Last week’s visit by UK Prime Minister Theresa May to Africa was very important for the economic development and trade between the continent and the United Kingdom.
I followed keenly her messages in South Africa, Nigeria and Kenya and I was left with a lot of hope that the future will be much better for entrepreneurs in Africa and the UK. The most important message was Britain’s intent to boost trade with Africa. May talked about opening doors for more economic partnerships.
As an African-born British businessman with roots in East Africa, I was delighted that May visited Africa for the first time as Prime Minister at what is a pivotal moment in Britain’s economic future.
The UK is home to the one of the largest and most influential African diaspora communities. East Africa was definitely happy to welcome her because the visit opens fresh opportunities to do business with the UK. May captured it well when she said as Britain prepares to leave the European Union, it is committed to a smooth transition that ensures continuity in trading relationship with Kenya, ensuring Kenya retains its duty-free quota-free access to the UK market.
Britain and East Africa share a history; one that has shaped the ideals of the East African nations.
But while UK and East Africa share so much in history, much has changed affecting the tight bond the two shared.
I arrived in the UK as a young man leaving Africa because of war. I’m now the CEO of Dahabshiil, a network consisting of Africa’s largest financial services companies employing over 5,000 employees and consisting of tens of thousands of agents across several African countries, the US, the UK, Europe and the Middle East.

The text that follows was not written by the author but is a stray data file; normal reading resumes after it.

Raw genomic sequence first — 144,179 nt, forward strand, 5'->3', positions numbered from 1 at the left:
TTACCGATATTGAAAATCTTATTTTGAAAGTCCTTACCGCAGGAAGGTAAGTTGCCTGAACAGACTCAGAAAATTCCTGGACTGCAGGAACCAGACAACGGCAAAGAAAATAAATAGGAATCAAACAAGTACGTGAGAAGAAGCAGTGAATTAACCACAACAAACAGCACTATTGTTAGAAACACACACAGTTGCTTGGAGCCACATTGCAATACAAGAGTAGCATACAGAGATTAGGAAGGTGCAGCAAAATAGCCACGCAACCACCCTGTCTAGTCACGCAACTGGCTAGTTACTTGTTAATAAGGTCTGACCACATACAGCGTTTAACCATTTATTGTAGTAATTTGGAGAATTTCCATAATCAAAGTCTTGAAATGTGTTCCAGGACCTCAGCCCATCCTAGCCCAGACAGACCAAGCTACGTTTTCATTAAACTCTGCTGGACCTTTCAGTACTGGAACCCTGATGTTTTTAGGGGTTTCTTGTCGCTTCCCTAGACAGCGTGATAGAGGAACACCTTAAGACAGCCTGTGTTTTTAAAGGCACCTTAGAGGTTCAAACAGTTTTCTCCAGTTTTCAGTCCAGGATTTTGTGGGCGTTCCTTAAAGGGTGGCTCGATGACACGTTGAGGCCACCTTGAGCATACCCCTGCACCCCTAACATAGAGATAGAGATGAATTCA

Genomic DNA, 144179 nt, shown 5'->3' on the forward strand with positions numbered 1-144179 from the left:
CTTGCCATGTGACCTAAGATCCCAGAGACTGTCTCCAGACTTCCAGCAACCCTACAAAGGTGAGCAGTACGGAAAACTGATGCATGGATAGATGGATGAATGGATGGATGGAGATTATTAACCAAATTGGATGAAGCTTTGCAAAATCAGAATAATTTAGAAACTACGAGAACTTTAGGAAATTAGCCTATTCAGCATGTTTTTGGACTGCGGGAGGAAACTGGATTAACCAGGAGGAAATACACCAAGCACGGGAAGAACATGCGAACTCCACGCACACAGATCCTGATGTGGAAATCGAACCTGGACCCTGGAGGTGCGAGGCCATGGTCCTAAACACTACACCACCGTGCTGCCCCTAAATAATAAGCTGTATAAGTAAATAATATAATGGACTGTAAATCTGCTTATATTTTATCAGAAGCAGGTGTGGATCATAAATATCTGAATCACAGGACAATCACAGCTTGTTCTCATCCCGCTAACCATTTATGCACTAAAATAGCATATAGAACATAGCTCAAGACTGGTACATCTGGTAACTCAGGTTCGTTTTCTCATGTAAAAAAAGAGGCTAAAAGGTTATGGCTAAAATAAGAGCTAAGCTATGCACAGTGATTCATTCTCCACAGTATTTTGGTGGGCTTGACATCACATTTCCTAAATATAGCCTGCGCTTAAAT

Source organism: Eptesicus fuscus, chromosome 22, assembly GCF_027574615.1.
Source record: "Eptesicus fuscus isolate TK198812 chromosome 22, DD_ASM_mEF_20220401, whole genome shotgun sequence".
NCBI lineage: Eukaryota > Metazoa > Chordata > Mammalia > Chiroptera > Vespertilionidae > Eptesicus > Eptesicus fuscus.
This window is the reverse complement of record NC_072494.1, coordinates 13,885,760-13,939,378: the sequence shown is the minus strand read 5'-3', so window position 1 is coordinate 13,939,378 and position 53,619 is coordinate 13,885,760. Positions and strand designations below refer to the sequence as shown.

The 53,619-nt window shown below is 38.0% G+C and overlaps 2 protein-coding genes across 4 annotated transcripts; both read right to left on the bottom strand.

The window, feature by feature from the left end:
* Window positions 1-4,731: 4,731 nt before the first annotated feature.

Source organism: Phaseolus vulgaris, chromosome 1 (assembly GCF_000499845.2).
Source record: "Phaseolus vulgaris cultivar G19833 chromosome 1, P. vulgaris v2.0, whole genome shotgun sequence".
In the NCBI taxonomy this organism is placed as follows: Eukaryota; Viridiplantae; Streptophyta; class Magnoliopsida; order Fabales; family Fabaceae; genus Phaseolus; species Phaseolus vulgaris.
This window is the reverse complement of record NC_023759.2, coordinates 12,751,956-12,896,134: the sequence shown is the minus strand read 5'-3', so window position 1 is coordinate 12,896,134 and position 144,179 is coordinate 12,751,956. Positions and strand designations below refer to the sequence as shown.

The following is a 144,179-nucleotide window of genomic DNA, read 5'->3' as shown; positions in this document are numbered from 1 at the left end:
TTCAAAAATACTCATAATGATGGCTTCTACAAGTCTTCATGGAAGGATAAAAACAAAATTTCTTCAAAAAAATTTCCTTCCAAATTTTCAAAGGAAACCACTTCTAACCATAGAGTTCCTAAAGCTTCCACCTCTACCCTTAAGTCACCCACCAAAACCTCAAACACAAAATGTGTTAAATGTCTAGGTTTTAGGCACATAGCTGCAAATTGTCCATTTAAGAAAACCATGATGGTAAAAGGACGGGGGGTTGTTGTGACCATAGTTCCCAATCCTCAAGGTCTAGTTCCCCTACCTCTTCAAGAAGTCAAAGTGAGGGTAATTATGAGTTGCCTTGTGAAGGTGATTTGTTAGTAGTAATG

The British voted to leave the European Union in what is now called Brexit. And whilst Brexit continues to be an intensely argued issue in the UK, most people in Africa are not sure what to make of it. But to me, one thing is clear: As the UK looks for new economic opportunities outside Europe, Africa is one place it cannot afford to overlook. The continent’s abundance of untapped natural resources, its rising use of technology, its growing middle-class, who are hungry for the UK’s educational institutions to come to Africa and much more, offers real opportunities for British businesses. To realise these opportunities, May had too walk the talk and must loosen the financial and trading structures between Africa and the UK.
After her visit, her team that remained behind in Africa have a big challenge to talk to entrepreneurs from East Africa and show UK’s hunger to exploit the economic opportunities available just like nations such as Turkey, the Arab Gulf countries, India and of course China have in the recent past. The reality is that the Chinese, the French, the Indians among other nations have had a much more proactive response to business in Africa than what they traditionally have had.
The UK has a lot of catching up to do if it is to make the most of what is a historic opportunity to recast the relationship between them and East Africa.
The East Africa region is rapidly growing. Witness the seismic changes under Prime Minister Abiy in Ethiopia, which is the fastest growing economy in Africa, and in Kenya, whose President Uhuru Kenyatta signed a large infrastructure investment deal with the United States on Monday. Even Africa’s smallest nations such as Djibouti are now being transformed into major port and logistics hubs for the continent. Britain cannot afford to miss an opportunity to be part of this growth
I’ve worked with previous Conservative prime ministers and leaders, such as David Cameron and William Hague, but what is different for May is that she leads Britain at a time when new, dynamic and reform- minded leaders are taking the helm in key African countries with business at the top of their agenda.
Dahabshiil has been working for over 40 years between entrepreneurs in Africa and the UK. I hope in the next 40 years, we will see trade between them grow to kind of levels of trade between British and Asian entrepreneurs.